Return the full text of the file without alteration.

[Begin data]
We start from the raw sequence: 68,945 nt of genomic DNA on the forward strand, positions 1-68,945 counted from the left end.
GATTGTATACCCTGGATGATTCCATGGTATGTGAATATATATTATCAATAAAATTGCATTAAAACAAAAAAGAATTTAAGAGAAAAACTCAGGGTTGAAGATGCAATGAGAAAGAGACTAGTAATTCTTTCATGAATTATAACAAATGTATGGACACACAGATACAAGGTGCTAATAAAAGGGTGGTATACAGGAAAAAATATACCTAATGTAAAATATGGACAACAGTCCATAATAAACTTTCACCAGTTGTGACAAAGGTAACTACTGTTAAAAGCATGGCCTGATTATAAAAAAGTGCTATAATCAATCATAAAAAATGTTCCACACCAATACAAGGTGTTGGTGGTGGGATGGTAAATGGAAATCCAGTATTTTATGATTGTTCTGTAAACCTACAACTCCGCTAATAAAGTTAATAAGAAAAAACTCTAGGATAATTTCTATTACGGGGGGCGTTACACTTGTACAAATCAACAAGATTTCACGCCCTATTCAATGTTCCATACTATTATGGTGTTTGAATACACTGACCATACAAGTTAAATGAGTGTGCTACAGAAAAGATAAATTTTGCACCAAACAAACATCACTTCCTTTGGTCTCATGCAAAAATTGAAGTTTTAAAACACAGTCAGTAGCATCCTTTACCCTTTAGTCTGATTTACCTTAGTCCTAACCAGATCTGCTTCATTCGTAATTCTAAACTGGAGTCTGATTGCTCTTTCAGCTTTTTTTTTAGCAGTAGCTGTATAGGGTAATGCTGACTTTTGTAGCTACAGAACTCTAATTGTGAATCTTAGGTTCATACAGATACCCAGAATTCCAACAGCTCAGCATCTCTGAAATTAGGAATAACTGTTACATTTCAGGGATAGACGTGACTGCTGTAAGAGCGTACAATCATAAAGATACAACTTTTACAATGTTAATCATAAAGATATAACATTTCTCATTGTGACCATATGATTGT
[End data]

We start from the raw sequence: 68,945 nt of genomic DNA on the forward strand, positions 1-68,945 counted from the left end.
GATTGTATACCCTGGATGATTCCATGGTATGTGAATATATATTATCAATAAAATTGCATTAAAACAAAAAAGAATTTAAGAGAAAAACTCAGGGTTGAAGATGCAATGAGAAAGAGACTAGTAATTCTTTCATGAATTATAACAAATGTATGGACACACAGATACAAGGTGCTAATAAAAGGGTGGTATACAGGAAAAAATATACCTAATGTAAAATATGGACAACAGTCCATAATAAACTTTCACCAGTTGTGACAAAGGTAACTACTGTTAAAAGCATGGCCTGATTATAAAAAAGTGCTATAATCAATCATAAAAAATGTTCCACACCAATACAAGGTGTTGGTGGTGGGATGGTAAATGGAAATCCAGTATTTTATGATTGTTCTGTAAACCTACAACTCCGCTAATAAAGTTAATAAGAAAAAACTCTAGGATAATTTCTATTACGGGGGGCGTTACACTTGTACAAATCAACAAGATTTCACGCCCTATTCAATGTTCCATACTATTATGGTGTTTGAATACACTGACCATACAAGTTAAATGAGTGTGCTACAGAAAAGATAAATTTTGCACCAAACAAACATCACTTCCTTTGGTCTCATGCAAAAATTGAAGTTTTAAAACACAGTCAGTAGCATCCTTTACCCTTTAGTCTGATTTACCTTAGTCCTAACCAGATCTGCTTCATTCGTAATTCTAAACTGGAGTCTGATTGCTCTTTCAGCTTTTTTTTTAGCAGTAGCTGTATAGGGTAATGCTGACTTTTGTAGCTACAGAACTCTAATTGTGAATCTTAGGTTCATACAGATACCCAGAATTCCAACAGCTCAGCATCTCTGAAATTAGGAATAACTGTTACATTTCAGGGATAGACGTGACTGCTGTAAGAGCGTACAATCATAAAGATACAACTTTTACAATGTTAATCATAAAGATATAACATTTCTCATTGTGACCATATGATTGT